How do you know if the reader is asking the question? You should be dropping in teasers, same as you would as you're pacing a big reveal in your story. For something like Piper's hand, which isn't a big part of the story, I'll maybe make one more mention of it before we find out what happened. Even then, I'm going to do my best to tell as much as I can in dialogue rather than outright pausing the story.

For something bigger, you may require a flashback or a brief here's-what-happened summary. You can get away with doing this only once or twice during a novel, so make sure you pick wisely, that you've placed your hints well, and that you don't dawdle your way through the explanation.

Here's another fine time to tell rather than show - in the first draft.

My first drafts are full of telling. It didn't take me long to pull a few examples out of my manuscript. (These are pulled from different sections and are unrelated to each other.)

I lean back in my seat, deflated
I laugh and feel strangely embarrassed as I touched my bobbed hair. 
“Piper, I’m going to give up baseball.”
Give up baseball? Walter has been obsessed with baseball his entire life. And he’s so good. “How can you even think that? Did training not go well?”

Those are all moments that I crossed into explaining to my readers rather than letting them interpret. When I do my micro-edit (my second round of edits) I'll be looking for ways to convert this telling to showing.

Are there any questions I can help answer about this?


  1. Thanks, Stephanie. I'm probably telling more than showing, but I'm still in the firat draft. Later... :)
    Quick, unrelated question: how long does it usually take you to write your first draft, Stephanie? Do you manage to write almot every day? Thanks again

    1. Keeping in mind that I write bare bones first drafts, they usually take me about 8-12 weeks if I'm able to get consistent writing time. I rarely write on weekends, but usually 5 days a week.

  2. Do you have a tip for how to discover telling in a story (and I don't mean the '-ly-rule', but how you for example see that your last example is telling)? Or is this telling because it's just too much like 'info-dumping'? How would you replace it?

    1. That last one is telling because it can't be seen on a stage or picked up with a microphone. I'm just coming right out and telling you that Walter has always loved baseball. When it comes time to edit, I'll probably move it into dialogue. "How can you quit? You've been obsessed with baseball as long I've known you. And you're so good!" Something like that.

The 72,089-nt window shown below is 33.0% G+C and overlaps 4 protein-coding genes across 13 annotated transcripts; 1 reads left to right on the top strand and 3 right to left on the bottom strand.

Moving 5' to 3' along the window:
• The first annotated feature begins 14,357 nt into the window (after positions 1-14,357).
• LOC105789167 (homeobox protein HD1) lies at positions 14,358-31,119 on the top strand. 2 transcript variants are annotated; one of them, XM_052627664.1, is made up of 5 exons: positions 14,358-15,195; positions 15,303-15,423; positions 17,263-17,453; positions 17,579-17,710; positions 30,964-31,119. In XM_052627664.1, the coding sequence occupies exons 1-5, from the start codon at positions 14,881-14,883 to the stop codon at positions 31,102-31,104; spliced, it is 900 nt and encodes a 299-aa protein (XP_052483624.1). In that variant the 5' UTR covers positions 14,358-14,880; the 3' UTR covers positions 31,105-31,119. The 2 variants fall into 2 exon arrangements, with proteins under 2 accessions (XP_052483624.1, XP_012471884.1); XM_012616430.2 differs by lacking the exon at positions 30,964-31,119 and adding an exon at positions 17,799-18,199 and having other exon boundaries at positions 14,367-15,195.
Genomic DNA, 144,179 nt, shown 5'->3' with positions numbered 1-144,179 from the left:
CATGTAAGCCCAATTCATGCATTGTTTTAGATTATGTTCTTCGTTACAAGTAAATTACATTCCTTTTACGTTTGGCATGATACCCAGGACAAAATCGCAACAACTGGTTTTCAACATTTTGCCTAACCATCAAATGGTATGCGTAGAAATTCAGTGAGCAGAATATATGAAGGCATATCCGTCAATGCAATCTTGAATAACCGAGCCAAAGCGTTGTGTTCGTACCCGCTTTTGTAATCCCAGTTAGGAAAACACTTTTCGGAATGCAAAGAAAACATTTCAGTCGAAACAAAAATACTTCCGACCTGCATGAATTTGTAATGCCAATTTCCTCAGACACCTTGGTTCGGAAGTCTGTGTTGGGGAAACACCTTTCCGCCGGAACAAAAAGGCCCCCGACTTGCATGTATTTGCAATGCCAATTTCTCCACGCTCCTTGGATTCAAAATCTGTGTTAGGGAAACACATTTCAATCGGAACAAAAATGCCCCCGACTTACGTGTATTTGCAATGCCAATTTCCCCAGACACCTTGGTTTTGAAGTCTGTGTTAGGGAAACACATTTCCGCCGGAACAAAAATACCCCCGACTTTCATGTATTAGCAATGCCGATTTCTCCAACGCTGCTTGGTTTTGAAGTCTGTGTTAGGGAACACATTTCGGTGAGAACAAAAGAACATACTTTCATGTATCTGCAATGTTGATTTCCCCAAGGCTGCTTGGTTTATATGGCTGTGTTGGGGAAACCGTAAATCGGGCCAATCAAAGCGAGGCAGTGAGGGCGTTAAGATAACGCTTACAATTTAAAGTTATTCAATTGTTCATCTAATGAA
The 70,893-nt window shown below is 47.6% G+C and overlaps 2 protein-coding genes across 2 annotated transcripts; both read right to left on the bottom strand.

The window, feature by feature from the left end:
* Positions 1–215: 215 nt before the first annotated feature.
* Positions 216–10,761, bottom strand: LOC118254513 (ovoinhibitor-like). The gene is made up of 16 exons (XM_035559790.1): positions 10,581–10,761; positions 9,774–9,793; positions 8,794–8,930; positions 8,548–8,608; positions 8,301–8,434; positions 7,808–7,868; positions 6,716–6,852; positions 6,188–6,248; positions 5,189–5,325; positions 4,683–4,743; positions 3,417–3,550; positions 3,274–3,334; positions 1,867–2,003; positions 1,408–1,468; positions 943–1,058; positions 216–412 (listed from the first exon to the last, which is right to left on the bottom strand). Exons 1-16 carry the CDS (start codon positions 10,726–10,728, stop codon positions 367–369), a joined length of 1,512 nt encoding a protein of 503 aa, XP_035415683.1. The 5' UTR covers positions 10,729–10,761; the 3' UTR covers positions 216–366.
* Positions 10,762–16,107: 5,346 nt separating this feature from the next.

3. Internal monologue is something I'm really bad at, because I learned the 'show don't tell' rule almost before I started writing. This post was really helpful to me! Thanks, Stephanie.

    ~Sarah Faulkner

  4. Thank you so much for this post! I have gotten so much better at showing because of posts like this! I do have a question though......what if your character can read people expressions? What goes into telling and what isn't? Robin and I are really struggling with this.

    1. Yes, I agree. I have a character who can look into your eyes and feel your emotions. Where is the line between telling and showing when it comes to something like that?

    2. What a great question! If they can read an expression or feel an emotion like that, it's not telling. It's just part of your character's thought life.

    3. Okay! Thank you so much! But when I am saying "when I looked at him, I felt his grief like it was my own," or "I was swept over with gratitude," (because she FEELS people's emotions) should I give subtle hints to help support the emotion she's feeling that they're feeling? If that makes sense... lol. Like, "His brow crinkled and when I caught his eye I was filled with concern." I just don't want to slip into telling... it's a hard power for my character to have and not tell...